This article is part of an ongoing series exploring the eight points of the wheel of the year. It is written by a good friend of mine and member of our community, Tony Marshall Griffiths. Tony lives in the North of England but grew up in Wales. He loves the landscapes of the British Isles and the stories and old names that attach to them. You can read more of Tony’s writing on his website, The Enchanted Silence.
It was upon a Lammas night,From “The Rigs of Barley” by Robert Burns
When corn rigs are bonie,
Beneath the moon’s unclouded light,
I held awa to Annie;
Lughnasadh is the fourth of the four cross-quarter days in the celtic year, falling at the midpoint of the summer solstice and the following equinox. It marks the point where the year becomes middle-aged. Although the sun still rides high in the sky, it is in reality the first day of autumn, with the path of descent stretching out in front. It is a time to be thankful for everything that has been given before but we also know, if we allow ourselves, that the days will shorten and powers will wane, making each new day of sunshine more precious still.
For the agricultural peoples of the British Isles, it was the festival of the first harvest and an offering of the first fruits of the grain, also a time when prayers were offered, or magic made, for the safekeeping of the crops in the fields in the increasingly anxious weeks ahead until the full harvest is brought home.
Lughnasadh is the only one of the cross-quarter days that unequivocally references a figure from pre-Christian mythology. Lugh Lámfada (Lugh the ‘Long-Armed’) was counted as one of the legendary Tuatha Dé Danann of Ireland’s dream time, who populated the island before the arrival of the mortal Milesians. He is described as having the appearance of a young warrior with a radiant face, and went by the name, amongst others, of Samildánach, meaning “equally skilled in many arts”, given to him when he came to the hall of King Nuada at Tara.
At the doors of the hall, he gained entrance by boasting of his mastery of all the skills known to the Tuatha Dé Danann. Once admitted he beat all-comers at the traditional board game of fidchell, bested Ogma in a challenge to hurl a stone so heavy that it required four score yoke of oxen to move, and played three magical strains upon the harp that moved the assembled company to sleep, lament and laughter, upon which he was granted the honour of Ollamh Érenn, the chief bard or loremaster of all Ireland.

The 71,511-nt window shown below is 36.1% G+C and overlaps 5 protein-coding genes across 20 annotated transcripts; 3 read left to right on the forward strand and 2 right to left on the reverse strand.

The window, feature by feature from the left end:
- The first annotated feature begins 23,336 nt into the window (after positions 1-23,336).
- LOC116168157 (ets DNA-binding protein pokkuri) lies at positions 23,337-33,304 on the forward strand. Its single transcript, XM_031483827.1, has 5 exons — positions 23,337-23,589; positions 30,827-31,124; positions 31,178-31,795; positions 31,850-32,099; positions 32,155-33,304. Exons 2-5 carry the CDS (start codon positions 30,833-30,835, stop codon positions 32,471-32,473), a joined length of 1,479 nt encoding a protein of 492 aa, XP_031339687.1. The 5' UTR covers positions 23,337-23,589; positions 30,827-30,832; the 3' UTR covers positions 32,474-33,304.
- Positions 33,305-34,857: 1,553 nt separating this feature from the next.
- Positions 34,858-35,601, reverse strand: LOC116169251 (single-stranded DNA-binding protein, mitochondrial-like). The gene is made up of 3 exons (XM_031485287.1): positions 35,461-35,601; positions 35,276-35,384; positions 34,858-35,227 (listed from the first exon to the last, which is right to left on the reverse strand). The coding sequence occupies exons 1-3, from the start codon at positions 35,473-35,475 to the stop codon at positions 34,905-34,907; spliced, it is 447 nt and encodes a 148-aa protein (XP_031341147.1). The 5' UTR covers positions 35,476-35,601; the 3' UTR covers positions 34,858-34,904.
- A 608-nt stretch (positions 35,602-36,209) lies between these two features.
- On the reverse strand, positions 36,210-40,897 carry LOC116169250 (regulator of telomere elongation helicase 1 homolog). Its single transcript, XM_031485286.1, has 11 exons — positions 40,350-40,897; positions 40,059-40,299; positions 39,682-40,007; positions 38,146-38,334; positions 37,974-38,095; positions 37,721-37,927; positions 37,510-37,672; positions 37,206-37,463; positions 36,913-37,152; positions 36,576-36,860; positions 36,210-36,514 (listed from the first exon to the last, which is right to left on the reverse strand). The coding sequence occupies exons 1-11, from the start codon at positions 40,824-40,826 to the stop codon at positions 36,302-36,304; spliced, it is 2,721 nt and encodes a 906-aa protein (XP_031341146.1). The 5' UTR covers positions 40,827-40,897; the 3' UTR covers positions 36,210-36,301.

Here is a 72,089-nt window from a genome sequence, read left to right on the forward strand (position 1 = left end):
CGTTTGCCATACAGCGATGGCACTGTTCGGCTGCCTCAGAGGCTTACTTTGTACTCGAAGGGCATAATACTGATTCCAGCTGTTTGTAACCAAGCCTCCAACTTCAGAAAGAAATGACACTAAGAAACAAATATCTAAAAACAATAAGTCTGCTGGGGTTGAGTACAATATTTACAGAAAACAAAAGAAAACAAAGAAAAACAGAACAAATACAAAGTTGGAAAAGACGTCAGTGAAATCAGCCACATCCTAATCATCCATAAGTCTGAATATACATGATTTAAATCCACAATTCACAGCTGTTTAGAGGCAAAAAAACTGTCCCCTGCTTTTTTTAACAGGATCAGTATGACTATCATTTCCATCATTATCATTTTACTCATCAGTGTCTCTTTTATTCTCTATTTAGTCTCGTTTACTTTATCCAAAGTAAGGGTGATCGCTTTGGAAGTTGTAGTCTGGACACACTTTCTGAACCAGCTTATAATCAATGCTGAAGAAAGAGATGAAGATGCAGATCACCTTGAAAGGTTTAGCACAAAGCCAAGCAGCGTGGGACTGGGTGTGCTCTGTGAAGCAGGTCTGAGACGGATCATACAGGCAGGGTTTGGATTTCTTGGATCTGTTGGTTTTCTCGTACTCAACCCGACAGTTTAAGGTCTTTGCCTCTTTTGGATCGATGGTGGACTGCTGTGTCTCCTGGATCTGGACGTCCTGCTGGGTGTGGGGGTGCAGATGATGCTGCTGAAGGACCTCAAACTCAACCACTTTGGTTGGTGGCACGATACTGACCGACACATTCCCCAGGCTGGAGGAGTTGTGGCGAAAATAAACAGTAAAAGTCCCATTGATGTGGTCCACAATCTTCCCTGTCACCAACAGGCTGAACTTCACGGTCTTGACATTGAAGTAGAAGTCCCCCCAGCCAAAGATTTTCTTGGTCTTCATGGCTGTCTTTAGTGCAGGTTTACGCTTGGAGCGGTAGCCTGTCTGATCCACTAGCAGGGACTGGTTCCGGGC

The element Lug- appears in a long list of ancient place names across a wide swathe of western and central Europe, although scholars are divided over whether this references Lugus, a presumed pan-Celtic deity, of whom Lugh is the Irish instantiation, or comes from some other shared etymology. ‘Lug’ place names include modern day Lyon in the Rhone valley (Lugdunum of the Romans) and Carlisle in northern England, previously known as Luguwalos, Luguvallum and Caer Luel.
The Irish folklorist Máire MacNeill published a comprehensive survey of the rites of Lughnasadh in 1962, recording seasonal practices from 195 different locations across Ireland. One of the elements recorded by MacNeill was a dance-play telling the story of Lugh’s promethean raid on the granaries of Crom Dubh, to win back the grain harvest, sometimes personified by Lugh’s natural mother Eithniu whose name means ‘grain’.
In other myth cycles, Lugh battles his Fomorian grandfather Balor or other figures representing the blight of the harvest, evoking the bountiful and destructive faces of nature in contention with each other. Crom Dubh appears in Irish folklore where he is often the counterpart of a folkish version of Patrick, suggesting that Patrick has been substituted in for Lugh as the light-bearing hero of these stories.
In some stories their relationship is adversarial, whilst in others their relationship is more ambivalent. In a story in the Book of Fermoy, following Crom Dubh’s death, Patrick intervened with a host of saints and angels to retrieve Crom Dubh’s soul from the demons who would have claimed him. Folk traditions name the Sunday nearest the 1st of August as Crom Dubh Sunday in his honour.